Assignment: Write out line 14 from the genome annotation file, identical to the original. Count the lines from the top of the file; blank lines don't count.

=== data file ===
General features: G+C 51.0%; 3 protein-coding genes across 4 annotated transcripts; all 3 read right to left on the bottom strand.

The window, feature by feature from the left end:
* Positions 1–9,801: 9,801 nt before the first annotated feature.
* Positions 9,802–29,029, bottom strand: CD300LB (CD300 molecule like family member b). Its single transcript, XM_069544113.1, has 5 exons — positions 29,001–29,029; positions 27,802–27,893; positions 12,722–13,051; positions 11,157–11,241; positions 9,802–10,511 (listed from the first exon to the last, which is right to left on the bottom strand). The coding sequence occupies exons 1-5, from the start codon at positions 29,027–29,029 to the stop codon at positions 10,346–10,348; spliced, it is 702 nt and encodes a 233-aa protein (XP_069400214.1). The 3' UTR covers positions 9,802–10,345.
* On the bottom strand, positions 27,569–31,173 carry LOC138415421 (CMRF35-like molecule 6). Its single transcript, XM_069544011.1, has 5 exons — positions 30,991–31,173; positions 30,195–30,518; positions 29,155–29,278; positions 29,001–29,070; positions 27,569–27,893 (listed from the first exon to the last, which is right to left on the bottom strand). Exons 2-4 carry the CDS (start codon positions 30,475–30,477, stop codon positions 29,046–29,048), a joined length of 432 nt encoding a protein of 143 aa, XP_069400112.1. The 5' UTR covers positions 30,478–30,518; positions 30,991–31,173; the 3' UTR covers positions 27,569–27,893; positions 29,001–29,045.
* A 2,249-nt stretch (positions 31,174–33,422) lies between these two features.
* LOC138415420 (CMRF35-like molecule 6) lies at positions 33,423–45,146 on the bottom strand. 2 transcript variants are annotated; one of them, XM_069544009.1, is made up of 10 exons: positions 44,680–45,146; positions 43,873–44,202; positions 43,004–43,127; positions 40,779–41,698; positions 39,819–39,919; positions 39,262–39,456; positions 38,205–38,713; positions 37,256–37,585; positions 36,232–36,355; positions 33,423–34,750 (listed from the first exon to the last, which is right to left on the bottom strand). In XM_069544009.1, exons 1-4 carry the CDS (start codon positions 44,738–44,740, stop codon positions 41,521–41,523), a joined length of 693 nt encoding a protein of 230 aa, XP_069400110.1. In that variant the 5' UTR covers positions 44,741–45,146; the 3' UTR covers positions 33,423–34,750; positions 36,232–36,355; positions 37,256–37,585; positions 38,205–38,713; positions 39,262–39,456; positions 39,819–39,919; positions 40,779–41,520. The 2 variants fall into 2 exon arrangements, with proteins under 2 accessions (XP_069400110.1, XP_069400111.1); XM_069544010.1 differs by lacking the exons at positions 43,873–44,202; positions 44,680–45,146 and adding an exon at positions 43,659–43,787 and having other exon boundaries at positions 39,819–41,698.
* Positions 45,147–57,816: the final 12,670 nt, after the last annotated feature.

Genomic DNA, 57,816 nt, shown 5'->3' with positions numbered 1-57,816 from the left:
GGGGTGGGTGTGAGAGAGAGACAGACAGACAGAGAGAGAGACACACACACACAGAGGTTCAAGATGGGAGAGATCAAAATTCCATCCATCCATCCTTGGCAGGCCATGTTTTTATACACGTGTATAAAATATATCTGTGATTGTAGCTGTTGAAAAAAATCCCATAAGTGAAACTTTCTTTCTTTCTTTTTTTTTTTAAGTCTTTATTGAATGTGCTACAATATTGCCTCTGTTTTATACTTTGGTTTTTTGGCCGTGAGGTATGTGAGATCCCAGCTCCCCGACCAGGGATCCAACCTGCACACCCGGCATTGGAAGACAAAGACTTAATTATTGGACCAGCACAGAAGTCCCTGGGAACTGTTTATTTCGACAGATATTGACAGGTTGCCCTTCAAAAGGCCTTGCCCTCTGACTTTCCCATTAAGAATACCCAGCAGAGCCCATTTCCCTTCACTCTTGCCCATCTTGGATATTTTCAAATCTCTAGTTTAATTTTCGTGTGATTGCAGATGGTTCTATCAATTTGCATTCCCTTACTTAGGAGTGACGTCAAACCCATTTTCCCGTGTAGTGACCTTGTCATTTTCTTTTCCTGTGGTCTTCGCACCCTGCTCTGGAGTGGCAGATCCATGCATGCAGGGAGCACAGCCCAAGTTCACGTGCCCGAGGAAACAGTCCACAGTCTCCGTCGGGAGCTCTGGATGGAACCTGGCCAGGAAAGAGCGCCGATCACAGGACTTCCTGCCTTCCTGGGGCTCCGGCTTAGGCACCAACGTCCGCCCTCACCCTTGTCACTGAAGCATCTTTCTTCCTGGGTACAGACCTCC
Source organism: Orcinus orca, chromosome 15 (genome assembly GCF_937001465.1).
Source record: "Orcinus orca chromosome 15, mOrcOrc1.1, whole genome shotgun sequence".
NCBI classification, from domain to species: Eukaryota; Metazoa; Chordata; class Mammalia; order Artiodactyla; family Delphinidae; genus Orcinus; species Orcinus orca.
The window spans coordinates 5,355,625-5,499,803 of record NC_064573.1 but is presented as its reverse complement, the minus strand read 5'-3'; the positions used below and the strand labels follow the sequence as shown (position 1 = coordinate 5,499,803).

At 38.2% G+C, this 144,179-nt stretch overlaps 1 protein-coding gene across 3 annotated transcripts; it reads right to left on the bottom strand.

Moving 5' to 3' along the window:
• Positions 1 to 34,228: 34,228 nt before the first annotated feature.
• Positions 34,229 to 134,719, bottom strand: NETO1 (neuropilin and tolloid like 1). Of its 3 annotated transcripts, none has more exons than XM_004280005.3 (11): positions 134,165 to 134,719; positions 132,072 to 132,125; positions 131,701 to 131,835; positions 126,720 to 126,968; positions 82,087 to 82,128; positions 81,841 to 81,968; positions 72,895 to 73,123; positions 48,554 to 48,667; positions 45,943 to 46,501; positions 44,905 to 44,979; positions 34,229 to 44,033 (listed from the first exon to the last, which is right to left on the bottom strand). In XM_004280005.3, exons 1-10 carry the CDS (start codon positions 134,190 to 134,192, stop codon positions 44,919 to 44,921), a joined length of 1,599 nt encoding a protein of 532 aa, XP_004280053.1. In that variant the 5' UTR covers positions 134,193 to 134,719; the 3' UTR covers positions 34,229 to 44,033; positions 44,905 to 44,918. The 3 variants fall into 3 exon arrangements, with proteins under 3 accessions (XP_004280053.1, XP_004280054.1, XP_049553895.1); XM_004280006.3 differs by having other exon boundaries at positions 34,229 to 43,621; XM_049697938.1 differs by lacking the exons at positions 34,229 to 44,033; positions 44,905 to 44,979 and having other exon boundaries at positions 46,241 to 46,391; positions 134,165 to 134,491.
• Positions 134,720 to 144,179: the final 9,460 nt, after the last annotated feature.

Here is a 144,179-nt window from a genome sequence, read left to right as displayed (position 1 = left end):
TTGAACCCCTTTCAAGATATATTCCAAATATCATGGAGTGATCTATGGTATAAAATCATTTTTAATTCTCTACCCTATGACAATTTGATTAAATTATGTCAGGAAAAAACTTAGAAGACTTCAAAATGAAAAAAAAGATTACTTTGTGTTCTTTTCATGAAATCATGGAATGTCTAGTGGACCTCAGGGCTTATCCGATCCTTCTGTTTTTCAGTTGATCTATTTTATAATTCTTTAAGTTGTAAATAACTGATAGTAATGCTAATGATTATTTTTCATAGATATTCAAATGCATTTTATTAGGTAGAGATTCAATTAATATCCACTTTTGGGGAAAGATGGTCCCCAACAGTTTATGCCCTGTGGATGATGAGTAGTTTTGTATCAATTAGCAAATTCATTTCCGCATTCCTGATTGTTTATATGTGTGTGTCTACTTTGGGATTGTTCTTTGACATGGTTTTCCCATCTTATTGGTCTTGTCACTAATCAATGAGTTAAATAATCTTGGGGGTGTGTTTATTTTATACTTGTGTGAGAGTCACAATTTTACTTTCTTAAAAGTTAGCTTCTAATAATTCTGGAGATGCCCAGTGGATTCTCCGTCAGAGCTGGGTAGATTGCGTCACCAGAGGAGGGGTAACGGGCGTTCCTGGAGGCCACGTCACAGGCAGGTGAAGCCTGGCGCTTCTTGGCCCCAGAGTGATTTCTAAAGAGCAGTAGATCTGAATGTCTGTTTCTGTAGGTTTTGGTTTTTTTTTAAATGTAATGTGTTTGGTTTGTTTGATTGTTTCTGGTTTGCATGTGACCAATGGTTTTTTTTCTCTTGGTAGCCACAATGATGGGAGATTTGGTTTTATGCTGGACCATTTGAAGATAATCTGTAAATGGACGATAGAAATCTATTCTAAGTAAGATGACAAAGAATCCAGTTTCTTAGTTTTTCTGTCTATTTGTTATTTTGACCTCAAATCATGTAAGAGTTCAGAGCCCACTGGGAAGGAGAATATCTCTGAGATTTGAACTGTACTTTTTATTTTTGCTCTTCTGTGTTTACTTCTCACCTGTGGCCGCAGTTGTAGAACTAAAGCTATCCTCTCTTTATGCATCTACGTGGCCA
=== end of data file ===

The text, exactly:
The window spans coordinates 5,355,625-5,499,803 of record NC_064573.1 but is presented as its reverse complement, the minus strand read 5'-3'; the positions used below and the strand labels follow the sequence as shown (position 1 = coordinate 5,499,803).